“A man who has not been in Italy, is always conscious of an inferiority, from his not having seen what it is expected a man should see,” wrote English critic Samuel Johnson at the height of the Grand Tour’s popularity. (So much for #FOMO being a modern invention.) For young Europeans of means in the 17th to 19th centuries, these travels through Italy and France were a rite of passage, a way to supplement one’s education by taking in the treasures of classical antiquity and the Renaissance. The shared experience of the Grand Tour also contributed to a revival in classical styles among designers and architects thanks in no small part to the objets travelers filled their country homes with upon returning.
This season, Van Cleef & Arpels took editors on a journey of their own. Staged at Rome’s Villa Medici (built in 1540, it later became an essential stop for scholars making their pilgrimage to the Eternal City), the presentation of the jeweler’s latest collection, dubbed Le Grand Tour, featured dinner and an opera performance, complete with a soprano serenading guests from a hot-air balloon.
“This High Jewelry collection celebrates a tradition that has always fascinated us,” says Van Cleef president and CEO Nicolas Bos. When the house was founded at the turn of the 20th century, “curiosity [about] other cultures, periods, and forms of art was a way to fuel one’s imagination and give rise to innovative creations.”
Among the collection’s many showstoppers are the Piazza Divina necklace and earrings, inspired by the Vatican’s Bernini-designed Piazza San Pietro. Crafted from white, rose, and yellow gold as well as platinum, these pieces are every bit as elaborate as the Baroque architecture that influenced their design. At the necklace’s center: a 13.09-carat, oval-cut Ethiopian emerald.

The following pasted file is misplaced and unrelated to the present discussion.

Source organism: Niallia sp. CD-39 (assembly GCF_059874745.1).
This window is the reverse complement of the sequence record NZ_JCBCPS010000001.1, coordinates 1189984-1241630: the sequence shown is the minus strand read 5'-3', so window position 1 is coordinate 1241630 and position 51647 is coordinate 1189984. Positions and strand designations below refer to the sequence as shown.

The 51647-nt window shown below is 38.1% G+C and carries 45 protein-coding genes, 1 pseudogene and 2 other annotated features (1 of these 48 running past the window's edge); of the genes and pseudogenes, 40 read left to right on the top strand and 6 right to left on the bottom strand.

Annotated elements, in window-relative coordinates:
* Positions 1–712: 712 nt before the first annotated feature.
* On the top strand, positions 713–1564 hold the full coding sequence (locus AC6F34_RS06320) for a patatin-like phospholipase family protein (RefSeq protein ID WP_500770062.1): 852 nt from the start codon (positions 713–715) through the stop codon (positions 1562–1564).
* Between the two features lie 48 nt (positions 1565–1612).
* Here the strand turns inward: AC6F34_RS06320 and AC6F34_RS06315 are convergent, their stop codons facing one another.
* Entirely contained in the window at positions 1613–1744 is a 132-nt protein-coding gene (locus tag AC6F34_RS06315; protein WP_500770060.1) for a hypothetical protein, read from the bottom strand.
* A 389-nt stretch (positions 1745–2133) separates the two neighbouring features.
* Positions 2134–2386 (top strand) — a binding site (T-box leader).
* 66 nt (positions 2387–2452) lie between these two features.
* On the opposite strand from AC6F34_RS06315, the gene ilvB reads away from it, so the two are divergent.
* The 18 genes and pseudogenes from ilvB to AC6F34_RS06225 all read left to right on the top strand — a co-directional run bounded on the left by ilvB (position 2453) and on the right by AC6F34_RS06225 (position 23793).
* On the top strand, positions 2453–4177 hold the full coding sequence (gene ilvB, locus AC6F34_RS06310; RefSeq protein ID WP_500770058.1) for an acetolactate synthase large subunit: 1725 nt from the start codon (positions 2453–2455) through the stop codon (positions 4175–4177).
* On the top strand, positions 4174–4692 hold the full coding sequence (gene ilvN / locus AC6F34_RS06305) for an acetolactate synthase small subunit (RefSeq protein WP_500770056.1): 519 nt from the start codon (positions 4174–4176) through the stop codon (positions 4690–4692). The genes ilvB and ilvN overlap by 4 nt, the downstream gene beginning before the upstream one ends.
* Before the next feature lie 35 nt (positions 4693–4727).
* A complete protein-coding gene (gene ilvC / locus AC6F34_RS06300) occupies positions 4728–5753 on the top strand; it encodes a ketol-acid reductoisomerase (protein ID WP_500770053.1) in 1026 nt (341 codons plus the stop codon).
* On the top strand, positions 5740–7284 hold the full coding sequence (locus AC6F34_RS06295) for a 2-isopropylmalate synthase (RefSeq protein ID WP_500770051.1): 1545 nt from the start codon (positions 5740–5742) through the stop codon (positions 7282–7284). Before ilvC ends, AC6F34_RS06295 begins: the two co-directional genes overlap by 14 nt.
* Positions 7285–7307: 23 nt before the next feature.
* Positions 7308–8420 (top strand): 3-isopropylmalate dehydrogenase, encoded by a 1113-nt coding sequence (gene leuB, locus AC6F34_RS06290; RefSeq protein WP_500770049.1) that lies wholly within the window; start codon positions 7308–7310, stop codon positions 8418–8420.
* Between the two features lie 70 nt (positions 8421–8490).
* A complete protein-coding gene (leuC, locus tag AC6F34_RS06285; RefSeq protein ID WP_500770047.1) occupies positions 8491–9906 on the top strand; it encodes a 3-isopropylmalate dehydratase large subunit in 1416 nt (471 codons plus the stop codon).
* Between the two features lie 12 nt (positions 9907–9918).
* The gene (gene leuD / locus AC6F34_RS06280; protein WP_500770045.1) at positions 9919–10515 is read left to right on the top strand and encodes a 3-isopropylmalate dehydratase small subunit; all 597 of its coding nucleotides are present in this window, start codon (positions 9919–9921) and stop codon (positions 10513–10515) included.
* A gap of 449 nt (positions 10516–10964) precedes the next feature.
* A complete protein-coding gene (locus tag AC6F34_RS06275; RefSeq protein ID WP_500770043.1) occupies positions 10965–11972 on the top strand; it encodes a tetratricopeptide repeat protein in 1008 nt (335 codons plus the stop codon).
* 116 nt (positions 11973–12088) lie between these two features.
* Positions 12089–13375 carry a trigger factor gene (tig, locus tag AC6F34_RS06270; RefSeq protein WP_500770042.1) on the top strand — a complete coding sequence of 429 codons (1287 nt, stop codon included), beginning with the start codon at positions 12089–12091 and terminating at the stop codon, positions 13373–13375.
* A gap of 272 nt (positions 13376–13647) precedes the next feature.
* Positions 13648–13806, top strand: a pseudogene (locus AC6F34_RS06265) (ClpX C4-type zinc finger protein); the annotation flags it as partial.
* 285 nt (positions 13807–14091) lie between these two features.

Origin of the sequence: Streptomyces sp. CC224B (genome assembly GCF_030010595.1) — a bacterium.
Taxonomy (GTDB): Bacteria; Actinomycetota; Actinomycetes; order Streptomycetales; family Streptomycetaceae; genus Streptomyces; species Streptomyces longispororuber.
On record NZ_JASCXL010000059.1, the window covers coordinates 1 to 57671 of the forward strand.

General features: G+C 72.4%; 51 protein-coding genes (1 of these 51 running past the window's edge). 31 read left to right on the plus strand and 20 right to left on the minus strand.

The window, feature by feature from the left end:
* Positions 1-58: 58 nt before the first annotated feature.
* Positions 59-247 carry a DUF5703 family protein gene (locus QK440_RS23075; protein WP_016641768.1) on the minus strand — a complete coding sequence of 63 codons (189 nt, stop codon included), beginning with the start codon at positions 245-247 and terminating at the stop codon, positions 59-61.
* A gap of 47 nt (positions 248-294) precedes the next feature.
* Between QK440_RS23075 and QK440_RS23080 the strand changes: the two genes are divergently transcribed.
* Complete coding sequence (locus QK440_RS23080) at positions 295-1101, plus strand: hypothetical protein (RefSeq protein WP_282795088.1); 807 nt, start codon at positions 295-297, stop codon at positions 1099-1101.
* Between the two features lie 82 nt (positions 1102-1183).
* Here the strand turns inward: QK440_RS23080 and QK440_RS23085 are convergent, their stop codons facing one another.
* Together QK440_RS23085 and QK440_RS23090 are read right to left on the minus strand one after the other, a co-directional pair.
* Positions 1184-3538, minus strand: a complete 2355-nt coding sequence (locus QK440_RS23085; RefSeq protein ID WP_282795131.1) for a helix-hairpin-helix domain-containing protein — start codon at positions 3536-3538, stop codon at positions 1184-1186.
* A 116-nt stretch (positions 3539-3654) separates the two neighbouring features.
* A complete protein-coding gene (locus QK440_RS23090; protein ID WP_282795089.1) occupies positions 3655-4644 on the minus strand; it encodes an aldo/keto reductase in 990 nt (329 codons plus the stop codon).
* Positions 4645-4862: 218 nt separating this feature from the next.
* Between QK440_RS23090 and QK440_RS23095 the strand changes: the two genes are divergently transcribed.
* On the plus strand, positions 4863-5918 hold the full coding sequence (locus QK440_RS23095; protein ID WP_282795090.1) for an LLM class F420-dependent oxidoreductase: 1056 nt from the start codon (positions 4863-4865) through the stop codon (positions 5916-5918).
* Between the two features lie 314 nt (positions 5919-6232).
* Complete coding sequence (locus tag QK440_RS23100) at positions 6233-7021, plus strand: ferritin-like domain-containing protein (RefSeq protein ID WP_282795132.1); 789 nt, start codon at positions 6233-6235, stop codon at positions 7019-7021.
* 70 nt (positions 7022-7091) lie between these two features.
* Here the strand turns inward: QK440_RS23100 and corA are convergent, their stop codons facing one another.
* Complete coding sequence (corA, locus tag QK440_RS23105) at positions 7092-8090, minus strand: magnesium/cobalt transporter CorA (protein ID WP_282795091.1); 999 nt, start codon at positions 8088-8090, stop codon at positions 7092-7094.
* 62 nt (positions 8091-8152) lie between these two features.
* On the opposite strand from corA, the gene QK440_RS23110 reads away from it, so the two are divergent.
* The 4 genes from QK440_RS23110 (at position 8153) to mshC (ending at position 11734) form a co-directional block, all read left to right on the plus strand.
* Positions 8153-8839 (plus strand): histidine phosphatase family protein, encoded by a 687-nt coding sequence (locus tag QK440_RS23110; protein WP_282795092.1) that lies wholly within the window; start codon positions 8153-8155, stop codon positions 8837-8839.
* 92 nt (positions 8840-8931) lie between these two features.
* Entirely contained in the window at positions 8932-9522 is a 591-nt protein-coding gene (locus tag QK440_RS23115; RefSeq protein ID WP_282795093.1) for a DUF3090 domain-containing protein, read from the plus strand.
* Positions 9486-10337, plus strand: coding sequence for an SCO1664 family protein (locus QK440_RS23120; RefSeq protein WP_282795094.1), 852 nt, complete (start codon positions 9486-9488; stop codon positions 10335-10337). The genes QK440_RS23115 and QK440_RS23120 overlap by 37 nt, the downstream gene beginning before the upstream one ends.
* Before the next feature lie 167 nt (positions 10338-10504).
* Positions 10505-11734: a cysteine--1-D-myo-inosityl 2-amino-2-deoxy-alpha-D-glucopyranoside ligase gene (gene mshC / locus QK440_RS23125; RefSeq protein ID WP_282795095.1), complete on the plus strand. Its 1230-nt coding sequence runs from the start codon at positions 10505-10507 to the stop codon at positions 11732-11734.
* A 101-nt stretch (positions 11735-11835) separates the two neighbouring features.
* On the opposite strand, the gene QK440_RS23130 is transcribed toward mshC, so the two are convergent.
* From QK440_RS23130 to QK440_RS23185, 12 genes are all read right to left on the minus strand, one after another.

Much Grand Tour jewelry of the era was of the miniature souvenir variety, heavy on micromosaics of iconic architecture and intaglios. Van Cleef’s interpretation is on a much grander scale, though in the same spirit. “We followed the trail of our predecessors and chose cities that were renowned stops historically,” Bos says. “We took inspiration from antique jewelry—Roman, Etruscan, medieval, and Renaissance—marrying it with our own heritage, style, and craftsmanship. The result,” he says, “is like a colorful sketchbook that invites us to dive into destinations and gemstones.”
This article appears in the September 2023 issue of ELLE.
Naomi Rougeau is ELLE’s senior fashion features editor.